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Ireland's Marine Protected Areas poised to expand

Words: Roger Milne
Cliffs of Moher, County Clare, Ireland / iStock-165090201

The Irish state has begun consulting on the future expansion of Ireland’s network of marine protected areas (MPAs).

Ministers have made it clear that Ireland aims to meet the UN sustainable development goal of 10 per cent of its maritime area subject to safeguards as soon as possible, achieving 30 per cent coverage by 2030.

According to the National Parks & Wildlife Service the country has nearly 80 MPAs at present.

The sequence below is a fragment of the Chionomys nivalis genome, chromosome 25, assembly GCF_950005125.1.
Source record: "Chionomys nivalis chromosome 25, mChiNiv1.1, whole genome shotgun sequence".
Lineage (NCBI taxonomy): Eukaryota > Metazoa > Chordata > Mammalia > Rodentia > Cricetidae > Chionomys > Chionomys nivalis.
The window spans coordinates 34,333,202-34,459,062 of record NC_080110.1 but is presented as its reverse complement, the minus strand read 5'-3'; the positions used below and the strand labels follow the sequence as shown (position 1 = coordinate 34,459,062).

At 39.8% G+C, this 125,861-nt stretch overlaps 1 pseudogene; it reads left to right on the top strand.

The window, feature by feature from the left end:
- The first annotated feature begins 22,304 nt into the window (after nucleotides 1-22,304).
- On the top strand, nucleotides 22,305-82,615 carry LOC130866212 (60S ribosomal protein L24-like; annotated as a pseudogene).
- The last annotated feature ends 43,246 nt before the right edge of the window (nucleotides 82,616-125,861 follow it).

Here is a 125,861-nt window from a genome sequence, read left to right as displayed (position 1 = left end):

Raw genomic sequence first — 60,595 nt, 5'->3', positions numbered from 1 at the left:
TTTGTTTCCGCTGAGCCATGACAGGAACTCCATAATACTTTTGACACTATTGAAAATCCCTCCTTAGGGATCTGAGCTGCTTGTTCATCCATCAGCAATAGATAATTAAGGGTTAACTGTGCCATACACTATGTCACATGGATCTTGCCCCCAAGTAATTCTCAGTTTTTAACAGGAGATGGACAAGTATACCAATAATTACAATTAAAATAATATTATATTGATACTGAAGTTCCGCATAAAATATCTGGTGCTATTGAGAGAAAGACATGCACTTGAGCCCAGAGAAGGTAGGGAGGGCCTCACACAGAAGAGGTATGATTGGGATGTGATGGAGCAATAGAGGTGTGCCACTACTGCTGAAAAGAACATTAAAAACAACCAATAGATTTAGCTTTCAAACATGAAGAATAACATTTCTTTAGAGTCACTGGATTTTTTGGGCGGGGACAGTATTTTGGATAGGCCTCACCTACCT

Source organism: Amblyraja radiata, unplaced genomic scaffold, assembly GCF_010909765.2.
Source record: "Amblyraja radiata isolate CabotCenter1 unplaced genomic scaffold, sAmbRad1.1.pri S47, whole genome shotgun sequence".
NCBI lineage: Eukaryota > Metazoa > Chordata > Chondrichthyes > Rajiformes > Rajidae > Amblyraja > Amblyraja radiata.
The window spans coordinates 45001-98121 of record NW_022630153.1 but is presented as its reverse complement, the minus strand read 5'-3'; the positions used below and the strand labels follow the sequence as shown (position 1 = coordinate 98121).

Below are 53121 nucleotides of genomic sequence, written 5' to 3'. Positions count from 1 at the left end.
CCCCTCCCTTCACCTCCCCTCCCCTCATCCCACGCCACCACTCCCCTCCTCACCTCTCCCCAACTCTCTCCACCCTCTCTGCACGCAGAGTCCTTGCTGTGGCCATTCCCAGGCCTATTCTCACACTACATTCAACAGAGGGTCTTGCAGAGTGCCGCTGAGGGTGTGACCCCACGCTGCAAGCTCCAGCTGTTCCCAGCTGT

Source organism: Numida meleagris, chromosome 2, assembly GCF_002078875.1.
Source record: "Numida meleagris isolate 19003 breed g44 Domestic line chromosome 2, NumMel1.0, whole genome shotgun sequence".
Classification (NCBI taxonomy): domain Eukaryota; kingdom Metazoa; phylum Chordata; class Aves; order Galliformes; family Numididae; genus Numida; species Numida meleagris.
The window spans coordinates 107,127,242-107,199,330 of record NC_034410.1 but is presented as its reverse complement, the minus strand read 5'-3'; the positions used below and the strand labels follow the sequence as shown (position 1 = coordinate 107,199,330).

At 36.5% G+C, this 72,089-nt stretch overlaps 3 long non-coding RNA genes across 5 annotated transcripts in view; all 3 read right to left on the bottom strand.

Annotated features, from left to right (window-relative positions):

These include such marine habitats as estuaries, large shallow inlets and bays, mudflats and sandflats not covered by seawater at high tide, reefs, sandbanks that are slightly covered by seawater at all times and submerged or partly submerged sea caves.

Ireland does not currently have the powers to legally underpin marine protected areas established to fulfil commitments under international conventions. Like other countries it has made use of the Special Areas of Conservation (SAC) regime to help establish MPAs.

Planning minister Darragh O’Brien commented: “This represents the first stage of a broader, comprehensive consultation process on marine protected areas which will continue in the coming months and which we committed to get under way in the first 100 days of government.”

Image credit | iStock